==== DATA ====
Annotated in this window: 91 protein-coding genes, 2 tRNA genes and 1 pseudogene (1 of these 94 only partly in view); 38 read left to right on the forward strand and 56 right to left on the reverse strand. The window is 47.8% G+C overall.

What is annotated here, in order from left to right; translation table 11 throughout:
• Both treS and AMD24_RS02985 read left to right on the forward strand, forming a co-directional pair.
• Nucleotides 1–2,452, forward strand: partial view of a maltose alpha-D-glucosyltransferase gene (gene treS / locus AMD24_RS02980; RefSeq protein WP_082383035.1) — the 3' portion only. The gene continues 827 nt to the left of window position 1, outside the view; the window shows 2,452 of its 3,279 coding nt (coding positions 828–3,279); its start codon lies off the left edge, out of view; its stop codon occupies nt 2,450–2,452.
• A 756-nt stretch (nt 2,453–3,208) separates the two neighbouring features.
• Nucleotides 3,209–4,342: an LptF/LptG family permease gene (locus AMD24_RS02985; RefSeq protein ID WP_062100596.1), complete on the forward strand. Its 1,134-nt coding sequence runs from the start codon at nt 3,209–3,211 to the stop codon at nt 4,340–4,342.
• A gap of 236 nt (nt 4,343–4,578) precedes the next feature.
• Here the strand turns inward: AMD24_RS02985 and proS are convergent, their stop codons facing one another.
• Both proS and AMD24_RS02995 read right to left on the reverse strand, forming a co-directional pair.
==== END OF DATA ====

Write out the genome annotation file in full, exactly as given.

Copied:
Annotated in this window: 91 protein-coding genes, 2 tRNA genes and 1 pseudogene (1 of these 94 only partly in view); 38 read left to right on the forward strand and 56 right to left on the reverse strand. The window is 47.8% G+C overall.

What is annotated here, in order from left to right; translation table 11 throughout:
• Both treS and AMD24_RS02985 read left to right on the forward strand, forming a co-directional pair.
• Nucleotides 1–2,452, forward strand: partial view of a maltose alpha-D-glucosyltransferase gene (gene treS / locus AMD24_RS02980; RefSeq protein WP_082383035.1) — the 3' portion only. The gene continues 827 nt to the left of window position 1, outside the view; the window shows 2,452 of its 3,279 coding nt (coding positions 828–3,279); its start codon lies off the left edge, out of view; its stop codon occupies nt 2,450–2,452.
• A 756-nt stretch (nt 2,453–3,208) separates the two neighbouring features.
• Nucleotides 3,209–4,342: an LptF/LptG family permease gene (locus AMD24_RS02985; RefSeq protein ID WP_062100596.1), complete on the forward strand. Its 1,134-nt coding sequence runs from the start codon at nt 3,209–3,211 to the stop codon at nt 4,340–4,342.
• A gap of 236 nt (nt 4,343–4,578) precedes the next feature.
• Here the strand turns inward: AMD24_RS02985 and proS are convergent, their stop codons facing one another.
• Both proS and AMD24_RS02995 read right to left on the reverse strand, forming a co-directional pair.